PALACES

PALACES

House of Jagat Seth
The Jagat Seth dynasty has been a most illustrious Oswal Jain family of Gailara gotra of India having outstanding achievements and influence in political, religious and business circles. Jagat Seth meaning the "Banker of the World” was a title conferred on Fateh Chand, a very rich banker in Bengal in the first half of the 18th century. The founder of the house of Jagat Seth was Manick Chand who came to Dhaka from Patna in the early eighteenth century and established a trading firm.
You would find antique furniture, coins, authentic utensils and dresses inside the banking premises. At the back of the house is an underground passage. Also, there is a Lakshmi Narayan Temple which has recently been renovated and an arrangement of tour guides.
Kathgola palace
The Katgola Palace with its magnificent structures of the Mandir, Dadabari, Bauri and others set amidst such well-planned sprawling gardens on 155 bighas leave the visitors awe-struck at the sheer dexterity of craftsmanship and quality of buildings. What is, however, unique is its history and that of the family of the Founder. Together with stories of the high personal integrity of Rai Bahadur Lacchmipat Singh Dugar and Dadaguru’s visitation to him, while in a deep meditative trance; stories that have been passed down by word of mouth over generations, Katgola has a magical appeal.
Hazarduari Palace
Spread over a massive area of 41 acres on the eastern banks of the Bhagirathi River, Hazarduari Palace in a European architectural style was built in 1837. The Palace stands tall at the height of 80 feet and has three-stories that comprises of 1000 doors (out of which, 900 doors are real, and the rest are false doors, built to confuse any intruders) 114 rooms and eight galleries.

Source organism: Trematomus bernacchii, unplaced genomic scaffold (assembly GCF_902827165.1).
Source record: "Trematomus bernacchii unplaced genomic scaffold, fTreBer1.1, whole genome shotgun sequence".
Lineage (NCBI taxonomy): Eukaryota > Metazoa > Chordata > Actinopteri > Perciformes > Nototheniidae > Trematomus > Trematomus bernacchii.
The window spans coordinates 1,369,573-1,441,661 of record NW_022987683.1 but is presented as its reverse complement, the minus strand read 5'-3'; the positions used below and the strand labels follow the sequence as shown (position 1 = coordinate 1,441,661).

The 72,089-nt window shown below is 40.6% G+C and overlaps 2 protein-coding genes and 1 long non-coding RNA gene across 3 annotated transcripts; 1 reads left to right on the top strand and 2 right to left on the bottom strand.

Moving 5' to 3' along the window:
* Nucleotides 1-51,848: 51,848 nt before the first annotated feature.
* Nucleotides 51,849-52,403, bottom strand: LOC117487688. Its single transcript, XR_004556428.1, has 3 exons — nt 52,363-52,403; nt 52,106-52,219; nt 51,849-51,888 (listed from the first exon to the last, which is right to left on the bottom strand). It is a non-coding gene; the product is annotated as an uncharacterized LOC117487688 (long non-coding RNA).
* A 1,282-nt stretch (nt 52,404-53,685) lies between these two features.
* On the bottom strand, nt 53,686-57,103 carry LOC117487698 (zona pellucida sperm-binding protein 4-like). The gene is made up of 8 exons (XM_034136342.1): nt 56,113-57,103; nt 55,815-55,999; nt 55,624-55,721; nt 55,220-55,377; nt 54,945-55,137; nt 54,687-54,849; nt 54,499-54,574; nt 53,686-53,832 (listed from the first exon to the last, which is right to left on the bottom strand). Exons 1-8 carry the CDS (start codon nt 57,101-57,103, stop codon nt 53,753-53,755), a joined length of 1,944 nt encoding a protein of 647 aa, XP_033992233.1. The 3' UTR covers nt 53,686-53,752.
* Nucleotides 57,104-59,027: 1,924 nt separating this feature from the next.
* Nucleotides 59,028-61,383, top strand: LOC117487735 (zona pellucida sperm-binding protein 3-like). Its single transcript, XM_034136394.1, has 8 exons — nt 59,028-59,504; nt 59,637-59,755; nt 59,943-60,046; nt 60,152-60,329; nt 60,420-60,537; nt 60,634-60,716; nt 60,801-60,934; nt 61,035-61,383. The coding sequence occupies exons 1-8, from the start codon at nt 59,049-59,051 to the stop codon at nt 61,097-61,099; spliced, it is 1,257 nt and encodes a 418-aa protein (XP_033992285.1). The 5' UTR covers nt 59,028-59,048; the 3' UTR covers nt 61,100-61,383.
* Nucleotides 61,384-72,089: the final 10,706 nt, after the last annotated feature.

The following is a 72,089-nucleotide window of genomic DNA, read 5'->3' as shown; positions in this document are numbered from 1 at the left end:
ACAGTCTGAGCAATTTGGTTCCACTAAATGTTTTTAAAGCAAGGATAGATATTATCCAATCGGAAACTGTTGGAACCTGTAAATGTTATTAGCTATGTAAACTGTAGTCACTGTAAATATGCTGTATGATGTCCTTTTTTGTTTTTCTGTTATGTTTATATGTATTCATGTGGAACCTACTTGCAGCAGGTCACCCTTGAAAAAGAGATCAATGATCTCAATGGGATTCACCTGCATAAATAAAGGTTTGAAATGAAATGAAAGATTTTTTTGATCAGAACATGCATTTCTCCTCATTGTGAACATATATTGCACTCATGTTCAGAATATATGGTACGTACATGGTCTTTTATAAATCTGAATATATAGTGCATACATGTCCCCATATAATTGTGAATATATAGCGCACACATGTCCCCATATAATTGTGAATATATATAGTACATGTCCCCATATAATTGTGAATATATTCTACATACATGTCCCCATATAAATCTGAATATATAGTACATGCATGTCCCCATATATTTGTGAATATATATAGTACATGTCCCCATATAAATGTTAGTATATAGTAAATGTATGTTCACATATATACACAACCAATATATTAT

The palace was built under the supervision of Duncun McLeod for the Nawab Najim Humaun Jah, descendent of Mir Zafar and was used for holding meetings as well as for accommodation of high British officials. It took 8 years (August 1829 – December 1837) to complete the construction work. It is now a museum and displays collection of armory, paintings, vintage cars, Siraj-ud-Daula's prized swords and portraits of the Nawabs. There are certain rare collections in the palace which can be seen only with special permission. The perimeter of the palace also houses the Nizamat Imambara, Wasif Manzil, Bacchawali Tope and the Murshidabad Clock Tower.
Rajbari
The rich history and heritage of the twin towns of Azimgunj-Jiagunj, in Murshidabad, the last capital of undivided Bengal, Bihar and Orissa is set to stage a second coming, with Neemrana Hotels — which has revolutionized the country’s heritage tourism — taking up Azimgunj Rajbari on the west bank of Bhagirathi as the coveted place to stay to experience the living history of the place.
Wasif Manzil
Built by the Nawab of Murshidabad - Nawab Wasif Ali Mirza Khan, this palace is located at the south end of Hazarduari Palace. It is also known as the 'New Palace' because it was built much later. It is smaller than the others but equally beautiful and houses numerous marble statues.

The palace used to have an artificial hill and landscape on its side which got destroyed along with most of the palace in the earthquakes of 1867. The palace was restored, but the hill was never reconstructed again.
Bari Kothi
The Bari Kothi was built in the late 1700s. The name of the house, Bari Kothi (literally meaning the Palace of the Elder), was coined in the late 1800s since it was the house of the elder (bari) brother, Rai Bahadur Budh Sing Dudhoria. Bari Kothi is known across Murshidabad as one of the most architecturally significant houses in the region showcasing Greek, Roman and French architecture. The Bari Kothi is spread across three-fourth acres of Land and houses a Sheesh Mahal, Library, Music Room, Durbar Hall, Janana Chowk, Gaddi Ghar, Halwai Khana, Gulabi Chawara amongst other parts of the house.
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